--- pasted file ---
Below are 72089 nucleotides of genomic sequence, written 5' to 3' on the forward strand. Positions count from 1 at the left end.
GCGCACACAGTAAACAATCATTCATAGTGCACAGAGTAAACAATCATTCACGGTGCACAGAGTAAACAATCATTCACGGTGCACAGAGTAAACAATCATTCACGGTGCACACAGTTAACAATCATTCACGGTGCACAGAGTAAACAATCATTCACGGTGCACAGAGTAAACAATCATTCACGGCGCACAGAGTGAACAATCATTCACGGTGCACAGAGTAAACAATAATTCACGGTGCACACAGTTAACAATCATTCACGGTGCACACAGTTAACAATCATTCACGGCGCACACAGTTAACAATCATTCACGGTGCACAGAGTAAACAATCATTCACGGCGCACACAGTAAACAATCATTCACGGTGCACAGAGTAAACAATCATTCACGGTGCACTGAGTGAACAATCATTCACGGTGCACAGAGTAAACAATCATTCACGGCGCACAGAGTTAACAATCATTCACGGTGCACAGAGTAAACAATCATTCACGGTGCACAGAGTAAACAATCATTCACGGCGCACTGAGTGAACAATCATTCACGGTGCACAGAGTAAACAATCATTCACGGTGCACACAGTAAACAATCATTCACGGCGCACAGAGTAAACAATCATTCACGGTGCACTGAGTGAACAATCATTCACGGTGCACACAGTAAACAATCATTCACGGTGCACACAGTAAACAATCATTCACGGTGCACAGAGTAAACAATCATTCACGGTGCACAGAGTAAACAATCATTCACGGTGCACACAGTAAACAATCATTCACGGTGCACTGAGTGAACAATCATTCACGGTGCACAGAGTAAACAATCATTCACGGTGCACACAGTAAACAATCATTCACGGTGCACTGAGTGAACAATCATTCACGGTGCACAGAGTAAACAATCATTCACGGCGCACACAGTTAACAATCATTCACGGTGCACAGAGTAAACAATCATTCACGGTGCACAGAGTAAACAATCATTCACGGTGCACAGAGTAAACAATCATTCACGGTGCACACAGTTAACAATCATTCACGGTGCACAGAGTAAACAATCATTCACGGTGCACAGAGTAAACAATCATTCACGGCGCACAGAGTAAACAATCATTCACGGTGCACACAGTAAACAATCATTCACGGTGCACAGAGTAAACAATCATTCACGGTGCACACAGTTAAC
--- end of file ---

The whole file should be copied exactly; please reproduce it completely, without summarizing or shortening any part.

Below are 72089 nucleotides of genomic sequence, written 5' to 3' on the forward strand. Positions count from 1 at the left end.
GCGCACACAGTAAACAATCATTCATAGTGCACAGAGTAAACAATCATTCACGGTGCACAGAGTAAACAATCATTCACGGTGCACAGAGTAAACAATCATTCACGGTGCACACAGTTAACAATCATTCACGGTGCACAGAGTAAACAATCATTCACGGTGCACAGAGTAAACAATCATTCACGGCGCACAGAGTGAACAATCATTCACGGTGCACAGAGTAAACAATAATTCACGGTGCACACAGTTAACAATCATTCACGGTGCACACAGTTAACAATCATTCACGGCGCACACAGTTAACAATCATTCACGGTGCACAGAGTAAACAATCATTCACGGCGCACACAGTAAACAATCATTCACGGTGCACAGAGTAAACAATCATTCACGGTGCACTGAGTGAACAATCATTCACGGTGCACAGAGTAAACAATCATTCACGGCGCACAGAGTTAACAATCATTCACGGTGCACAGAGTAAACAATCATTCACGGTGCACAGAGTAAACAATCATTCACGGCGCACTGAGTGAACAATCATTCACGGTGCACAGAGTAAACAATCATTCACGGTGCACACAGTAAACAATCATTCACGGCGCACAGAGTAAACAATCATTCACGGTGCACTGAGTGAACAATCATTCACGGTGCACACAGTAAACAATCATTCACGGTGCACACAGTAAACAATCATTCACGGTGCACAGAGTAAACAATCATTCACGGTGCACAGAGTAAACAATCATTCACGGTGCACACAGTAAACAATCATTCACGGTGCACTGAGTGAACAATCATTCACGGTGCACAGAGTAAACAATCATTCACGGTGCACACAGTAAACAATCATTCACGGTGCACTGAGTGAACAATCATTCACGGTGCACAGAGTAAACAATCATTCACGGCGCACACAGTTAACAATCATTCACGGTGCACAGAGTAAACAATCATTCACGGTGCACAGAGTAAACAATCATTCACGGTGCACAGAGTAAACAATCATTCACGGTGCACACAGTTAACAATCATTCACGGTGCACAGAGTAAACAATCATTCACGGTGCACAGAGTAAACAATCATTCACGGCGCACAGAGTAAACAATCATTCACGGTGCACACAGTAAACAATCATTCACGGTGCACAGAGTAAACAATCATTCACGGTGCACACAGTTAAC